Too many faceless general counsel

Schumpter’s column in the Economist, Nov. 14, 2009 at 80, speaks to the “cult of the faceless boss.” It discusses some of the reasons for why there are so many bland CEOs who mouth platitudes, keep their heads down, and make no waves. But it concludes that “the corporate world needs its flamboyant visionaries and raging egomaniacs rather more than its humble leaders and corporate civil servants.”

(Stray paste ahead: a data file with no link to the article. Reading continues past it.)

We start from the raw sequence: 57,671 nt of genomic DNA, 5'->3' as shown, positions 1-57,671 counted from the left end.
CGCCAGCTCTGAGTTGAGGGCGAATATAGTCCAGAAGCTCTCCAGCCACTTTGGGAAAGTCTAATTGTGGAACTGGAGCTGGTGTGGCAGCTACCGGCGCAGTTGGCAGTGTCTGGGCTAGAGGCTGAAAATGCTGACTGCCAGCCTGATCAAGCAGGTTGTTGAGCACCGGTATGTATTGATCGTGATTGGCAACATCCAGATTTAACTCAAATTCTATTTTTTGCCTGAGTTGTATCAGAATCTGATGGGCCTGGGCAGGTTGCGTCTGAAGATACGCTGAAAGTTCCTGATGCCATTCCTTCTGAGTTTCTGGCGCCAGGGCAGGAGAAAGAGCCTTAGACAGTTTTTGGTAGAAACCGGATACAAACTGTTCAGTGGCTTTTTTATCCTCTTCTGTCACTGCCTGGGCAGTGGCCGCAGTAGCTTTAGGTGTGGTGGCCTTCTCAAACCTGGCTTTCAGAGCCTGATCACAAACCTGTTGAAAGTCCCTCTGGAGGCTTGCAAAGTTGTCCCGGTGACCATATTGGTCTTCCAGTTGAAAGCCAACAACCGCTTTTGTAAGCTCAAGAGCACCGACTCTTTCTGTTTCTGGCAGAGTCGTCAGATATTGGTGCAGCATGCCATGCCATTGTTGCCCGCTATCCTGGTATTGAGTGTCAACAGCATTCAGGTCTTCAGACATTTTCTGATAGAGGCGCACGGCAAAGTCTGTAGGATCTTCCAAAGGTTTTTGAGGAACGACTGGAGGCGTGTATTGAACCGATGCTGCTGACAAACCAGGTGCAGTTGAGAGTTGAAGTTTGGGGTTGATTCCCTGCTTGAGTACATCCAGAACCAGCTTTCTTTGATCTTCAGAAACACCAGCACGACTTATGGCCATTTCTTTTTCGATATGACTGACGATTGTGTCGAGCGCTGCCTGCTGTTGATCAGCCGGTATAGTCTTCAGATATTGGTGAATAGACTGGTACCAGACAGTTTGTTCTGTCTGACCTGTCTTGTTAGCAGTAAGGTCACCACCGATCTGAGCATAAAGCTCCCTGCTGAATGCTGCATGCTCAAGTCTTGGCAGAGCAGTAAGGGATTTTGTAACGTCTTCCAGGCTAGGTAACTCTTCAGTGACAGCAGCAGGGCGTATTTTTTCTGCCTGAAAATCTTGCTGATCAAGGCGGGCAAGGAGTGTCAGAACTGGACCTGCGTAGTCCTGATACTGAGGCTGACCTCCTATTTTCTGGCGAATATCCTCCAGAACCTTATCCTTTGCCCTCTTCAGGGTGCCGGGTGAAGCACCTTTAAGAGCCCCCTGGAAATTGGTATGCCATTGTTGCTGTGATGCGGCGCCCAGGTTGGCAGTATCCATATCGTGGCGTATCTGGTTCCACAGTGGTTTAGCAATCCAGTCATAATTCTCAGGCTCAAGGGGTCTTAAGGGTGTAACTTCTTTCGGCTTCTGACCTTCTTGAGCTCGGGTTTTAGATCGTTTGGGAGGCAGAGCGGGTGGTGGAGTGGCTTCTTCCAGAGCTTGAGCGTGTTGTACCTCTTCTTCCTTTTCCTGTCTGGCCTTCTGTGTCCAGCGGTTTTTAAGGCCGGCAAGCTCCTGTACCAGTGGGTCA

If blandness besets many CEOs, even more so does it grey out general counsel. A subordinate should not outshine the boss, you might say. But even within the limited sphere of the legal industry, we could benefit from more general counsel with star power who take tell us what they think that differs from the soporific susurrus of tame technocrats. Being a lawyer squashes them into low profiles. As Schumpeter vividly writes, “Few people pay any attention to the identikit bosses who keep popping up to hum their corporate muzak about doing well by doing right.” Where are the energetic, outspoken chief legal officers daring to transform the legal world?

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